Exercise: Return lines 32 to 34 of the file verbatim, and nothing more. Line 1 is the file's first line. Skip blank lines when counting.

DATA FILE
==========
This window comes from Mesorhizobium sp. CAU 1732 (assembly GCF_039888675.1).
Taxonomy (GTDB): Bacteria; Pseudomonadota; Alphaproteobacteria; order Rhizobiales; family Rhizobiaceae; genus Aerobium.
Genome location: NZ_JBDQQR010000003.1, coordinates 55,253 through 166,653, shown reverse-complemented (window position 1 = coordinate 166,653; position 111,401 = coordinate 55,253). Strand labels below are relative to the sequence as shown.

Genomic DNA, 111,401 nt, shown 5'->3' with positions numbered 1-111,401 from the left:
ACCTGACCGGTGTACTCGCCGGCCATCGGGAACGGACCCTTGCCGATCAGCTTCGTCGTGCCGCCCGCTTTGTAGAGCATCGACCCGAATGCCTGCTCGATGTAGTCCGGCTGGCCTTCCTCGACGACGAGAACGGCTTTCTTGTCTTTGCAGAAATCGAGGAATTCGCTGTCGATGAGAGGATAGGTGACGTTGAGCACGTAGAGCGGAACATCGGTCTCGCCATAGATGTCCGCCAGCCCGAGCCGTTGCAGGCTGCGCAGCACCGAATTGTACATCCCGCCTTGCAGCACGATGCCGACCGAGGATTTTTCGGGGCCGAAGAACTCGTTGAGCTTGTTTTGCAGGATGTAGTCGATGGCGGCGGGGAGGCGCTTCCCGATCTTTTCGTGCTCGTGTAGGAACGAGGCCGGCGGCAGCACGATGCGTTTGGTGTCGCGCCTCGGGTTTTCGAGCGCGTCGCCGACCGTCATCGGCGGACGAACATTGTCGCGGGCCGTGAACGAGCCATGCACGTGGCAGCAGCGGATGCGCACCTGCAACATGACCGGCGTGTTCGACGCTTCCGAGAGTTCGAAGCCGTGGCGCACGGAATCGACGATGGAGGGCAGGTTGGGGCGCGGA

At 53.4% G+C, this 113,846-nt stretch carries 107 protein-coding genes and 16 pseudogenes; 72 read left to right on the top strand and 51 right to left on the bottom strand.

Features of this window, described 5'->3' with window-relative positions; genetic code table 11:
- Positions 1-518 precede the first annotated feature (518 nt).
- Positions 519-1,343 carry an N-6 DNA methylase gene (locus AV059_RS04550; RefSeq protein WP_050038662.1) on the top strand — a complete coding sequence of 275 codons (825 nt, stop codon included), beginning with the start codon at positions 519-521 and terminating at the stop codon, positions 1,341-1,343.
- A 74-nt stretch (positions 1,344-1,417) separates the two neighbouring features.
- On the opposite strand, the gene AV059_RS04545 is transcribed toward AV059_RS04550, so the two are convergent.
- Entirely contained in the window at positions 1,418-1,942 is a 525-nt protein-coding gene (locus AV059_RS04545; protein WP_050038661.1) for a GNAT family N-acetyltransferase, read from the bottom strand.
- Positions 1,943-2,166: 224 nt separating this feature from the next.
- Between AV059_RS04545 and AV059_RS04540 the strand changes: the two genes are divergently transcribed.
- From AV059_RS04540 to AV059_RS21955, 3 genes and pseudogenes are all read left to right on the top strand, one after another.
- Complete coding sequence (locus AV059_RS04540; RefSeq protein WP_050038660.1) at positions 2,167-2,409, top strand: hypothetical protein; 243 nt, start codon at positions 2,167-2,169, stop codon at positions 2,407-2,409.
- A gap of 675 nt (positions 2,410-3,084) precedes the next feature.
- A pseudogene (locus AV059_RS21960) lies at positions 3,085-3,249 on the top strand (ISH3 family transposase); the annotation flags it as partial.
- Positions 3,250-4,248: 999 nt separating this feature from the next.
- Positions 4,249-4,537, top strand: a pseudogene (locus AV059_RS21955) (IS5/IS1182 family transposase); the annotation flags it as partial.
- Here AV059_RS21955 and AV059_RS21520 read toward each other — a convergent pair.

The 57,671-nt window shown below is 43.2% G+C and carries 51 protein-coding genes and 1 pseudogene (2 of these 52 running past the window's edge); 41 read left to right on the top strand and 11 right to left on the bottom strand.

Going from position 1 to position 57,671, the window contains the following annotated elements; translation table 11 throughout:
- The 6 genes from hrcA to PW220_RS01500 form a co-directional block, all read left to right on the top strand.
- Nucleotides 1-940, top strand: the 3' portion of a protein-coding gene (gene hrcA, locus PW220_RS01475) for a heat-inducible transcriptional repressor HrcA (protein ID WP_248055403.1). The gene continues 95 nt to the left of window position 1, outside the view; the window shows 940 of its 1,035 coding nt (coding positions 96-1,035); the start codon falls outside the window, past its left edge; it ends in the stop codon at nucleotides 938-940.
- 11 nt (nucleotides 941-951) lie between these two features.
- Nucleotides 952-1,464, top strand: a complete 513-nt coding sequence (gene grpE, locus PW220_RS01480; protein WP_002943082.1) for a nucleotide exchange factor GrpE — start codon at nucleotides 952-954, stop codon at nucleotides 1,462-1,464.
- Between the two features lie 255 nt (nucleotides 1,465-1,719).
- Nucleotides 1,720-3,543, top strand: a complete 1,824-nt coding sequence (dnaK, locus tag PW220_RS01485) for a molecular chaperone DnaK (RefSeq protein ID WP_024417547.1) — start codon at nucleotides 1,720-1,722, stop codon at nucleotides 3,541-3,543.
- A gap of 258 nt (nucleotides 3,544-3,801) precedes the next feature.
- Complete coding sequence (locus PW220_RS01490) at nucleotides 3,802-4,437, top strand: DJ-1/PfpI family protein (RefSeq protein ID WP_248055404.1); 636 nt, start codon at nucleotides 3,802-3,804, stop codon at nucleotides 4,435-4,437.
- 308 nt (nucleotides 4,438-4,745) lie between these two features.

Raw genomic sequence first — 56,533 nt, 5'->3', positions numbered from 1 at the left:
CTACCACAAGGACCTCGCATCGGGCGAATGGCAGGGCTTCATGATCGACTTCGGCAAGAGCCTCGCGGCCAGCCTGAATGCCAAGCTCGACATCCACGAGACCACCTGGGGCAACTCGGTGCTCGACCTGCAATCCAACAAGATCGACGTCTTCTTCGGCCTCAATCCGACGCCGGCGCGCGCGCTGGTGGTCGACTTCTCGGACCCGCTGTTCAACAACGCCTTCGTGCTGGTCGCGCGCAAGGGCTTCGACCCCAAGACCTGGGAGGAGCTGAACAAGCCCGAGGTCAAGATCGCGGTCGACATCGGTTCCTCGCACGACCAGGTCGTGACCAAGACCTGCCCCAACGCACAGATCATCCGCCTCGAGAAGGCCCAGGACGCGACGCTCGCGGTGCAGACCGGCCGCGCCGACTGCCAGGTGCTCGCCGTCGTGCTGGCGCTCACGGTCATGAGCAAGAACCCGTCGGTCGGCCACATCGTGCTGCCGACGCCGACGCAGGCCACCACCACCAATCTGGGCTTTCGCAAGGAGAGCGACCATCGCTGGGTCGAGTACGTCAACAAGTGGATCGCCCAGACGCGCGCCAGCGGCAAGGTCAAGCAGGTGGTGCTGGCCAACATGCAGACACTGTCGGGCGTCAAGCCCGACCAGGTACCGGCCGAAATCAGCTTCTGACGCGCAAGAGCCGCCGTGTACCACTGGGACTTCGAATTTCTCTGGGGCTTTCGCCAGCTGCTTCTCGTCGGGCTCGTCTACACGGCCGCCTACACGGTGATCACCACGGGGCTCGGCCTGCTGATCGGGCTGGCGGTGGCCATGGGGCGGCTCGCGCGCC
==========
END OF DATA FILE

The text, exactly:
- 308 nt (nucleotides 4,438-4,745) lie between these two features.

Raw genomic sequence first — 56,533 nt, 5'->3', positions numbered from 1 at the left:
CTACCACAAGGACCTCGCATCGGGCGAATGGCAGGGCTTCATGATCGACTTCGGCAAGAGCCTCGCGGCCAGCCTGAATGCCAAGCTCGACATCCACGAGACCACCTGGGGCAACTCGGTGCTCGACCTGCAATCCAACAAGATCGACGTCTTCTTCGGCCTCAATCCGACGCCGGCGCGCGCGCTGGTGGTCGACTTCTCGGACCCGCTGTTCAACAACGCCTTCGTGCTGGTCGCGCGCAAGGGCTTCGACCCCAAGACCTGGGAGGAGCTGAACAAGCCCGAGGTCAAGATCGCGGTCGACATCGGTTCCTCGCACGACCAGGTCGTGACCAAGACCTGCCCCAACGCACAGATCATCCGCCTCGAGAAGGCCCAGGACGCGACGCTCGCGGTGCAGACCGGCCGCGCCGACTGCCAGGTGCTCGCCGTCGTGCTGGCGCTCACGGTCATGAGCAAGAACCCGTCGGTCGGCCACATCGTGCTGCCGACGCCGACGCAGGCCACCACCACCAATCTGGGCTTTCGCAAGGAGAGCGACCATCGCTGGGTCGAGTACGTCAACAAGTGGATCGCCCAGACGCGCGCCAGCGGCAAGGTCAAGCAGGTGGTGCTGGCCAACATGCAGACACTGTCGGGCGTCAAGCCCGACCAGGTACCGGCCGAAATCAGCTTCTGACGCGCAAGAGCCGCCGTGTACCACTGGGACTTCGAATTTCTCTGGGGCTTTCGCCAGCTGCTTCTCGTCGGGCTCGTCTACACGGCCGCCTACACGGTGATCACCACGGGGCTCGGCCTGCTGATCGGGCTGGCGGTGGCCATGGGGCGGCTCGCGCGCC